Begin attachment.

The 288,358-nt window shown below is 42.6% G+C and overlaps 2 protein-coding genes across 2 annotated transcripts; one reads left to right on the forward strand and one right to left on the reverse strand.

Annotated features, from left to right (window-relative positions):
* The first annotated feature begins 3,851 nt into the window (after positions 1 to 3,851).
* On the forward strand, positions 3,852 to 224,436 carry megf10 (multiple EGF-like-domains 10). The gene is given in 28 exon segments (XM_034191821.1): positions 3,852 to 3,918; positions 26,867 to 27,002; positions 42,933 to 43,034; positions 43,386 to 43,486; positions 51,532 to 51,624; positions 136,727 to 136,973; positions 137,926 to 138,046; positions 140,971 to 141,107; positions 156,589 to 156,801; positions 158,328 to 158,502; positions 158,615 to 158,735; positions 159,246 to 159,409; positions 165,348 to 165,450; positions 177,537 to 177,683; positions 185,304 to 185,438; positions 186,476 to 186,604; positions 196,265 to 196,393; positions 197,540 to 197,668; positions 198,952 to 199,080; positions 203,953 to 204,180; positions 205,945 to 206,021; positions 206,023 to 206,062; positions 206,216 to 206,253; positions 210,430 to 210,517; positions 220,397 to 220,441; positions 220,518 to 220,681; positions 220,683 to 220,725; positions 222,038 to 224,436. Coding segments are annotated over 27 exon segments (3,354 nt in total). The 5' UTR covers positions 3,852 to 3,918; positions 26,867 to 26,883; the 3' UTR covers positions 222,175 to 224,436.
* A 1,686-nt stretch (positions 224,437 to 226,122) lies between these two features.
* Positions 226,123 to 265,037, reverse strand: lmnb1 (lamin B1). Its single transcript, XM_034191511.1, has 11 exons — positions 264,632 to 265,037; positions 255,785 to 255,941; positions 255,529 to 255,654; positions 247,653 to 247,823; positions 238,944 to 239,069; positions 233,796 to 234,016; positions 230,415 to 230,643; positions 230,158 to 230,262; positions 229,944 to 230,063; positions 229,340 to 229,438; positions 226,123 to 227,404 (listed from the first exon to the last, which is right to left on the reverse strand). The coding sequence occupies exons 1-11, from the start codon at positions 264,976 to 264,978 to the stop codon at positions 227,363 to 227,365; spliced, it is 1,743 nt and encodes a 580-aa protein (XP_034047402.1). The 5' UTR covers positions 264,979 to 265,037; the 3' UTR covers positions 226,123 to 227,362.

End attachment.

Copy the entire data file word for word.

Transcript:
The 288,358-nt window shown below is 42.6% G+C and overlaps 2 protein-coding genes across 2 annotated transcripts; one reads left to right on the forward strand and one right to left on the reverse strand.

Annotated features, from left to right (window-relative positions):
* The first annotated feature begins 3,851 nt into the window (after positions 1 to 3,851).
* On the forward strand, positions 3,852 to 224,436 carry megf10 (multiple EGF-like-domains 10). The gene is given in 28 exon segments (XM_034191821.1): positions 3,852 to 3,918; positions 26,867 to 27,002; positions 42,933 to 43,034; positions 43,386 to 43,486; positions 51,532 to 51,624; positions 136,727 to 136,973; positions 137,926 to 138,046; positions 140,971 to 141,107; positions 156,589 to 156,801; positions 158,328 to 158,502; positions 158,615 to 158,735; positions 159,246 to 159,409; positions 165,348 to 165,450; positions 177,537 to 177,683; positions 185,304 to 185,438; positions 186,476 to 186,604; positions 196,265 to 196,393; positions 197,540 to 197,668; positions 198,952 to 199,080; positions 203,953 to 204,180; positions 205,945 to 206,021; positions 206,023 to 206,062; positions 206,216 to 206,253; positions 210,430 to 210,517; positions 220,397 to 220,441; positions 220,518 to 220,681; positions 220,683 to 220,725; positions 222,038 to 224,436. Coding segments are annotated over 27 exon segments (3,354 nt in total). The 5' UTR covers positions 3,852 to 3,918; positions 26,867 to 26,883; the 3' UTR covers positions 222,175 to 224,436.
* A 1,686-nt stretch (positions 224,437 to 226,122) lies between these two features.
* Positions 226,123 to 265,037, reverse strand: lmnb1 (lamin B1). Its single transcript, XM_034191511.1, has 11 exons — positions 264,632 to 265,037; positions 255,785 to 255,941; positions 255,529 to 255,654; positions 247,653 to 247,823; positions 238,944 to 239,069; positions 233,796 to 234,016; positions 230,415 to 230,643; positions 230,158 to 230,262; positions 229,944 to 230,063; positions 229,340 to 229,438; positions 226,123 to 227,404 (listed from the first exon to the last, which is right to left on the reverse strand). The coding sequence occupies exons 1-11, from the start codon at positions 264,976 to 264,978 to the stop codon at positions 227,363 to 227,365; spliced, it is 1,743 nt and encodes a 580-aa protein (XP_034047402.1). The 5' UTR covers positions 264,979 to 265,037; the 3' UTR covers positions 226,123 to 227,362.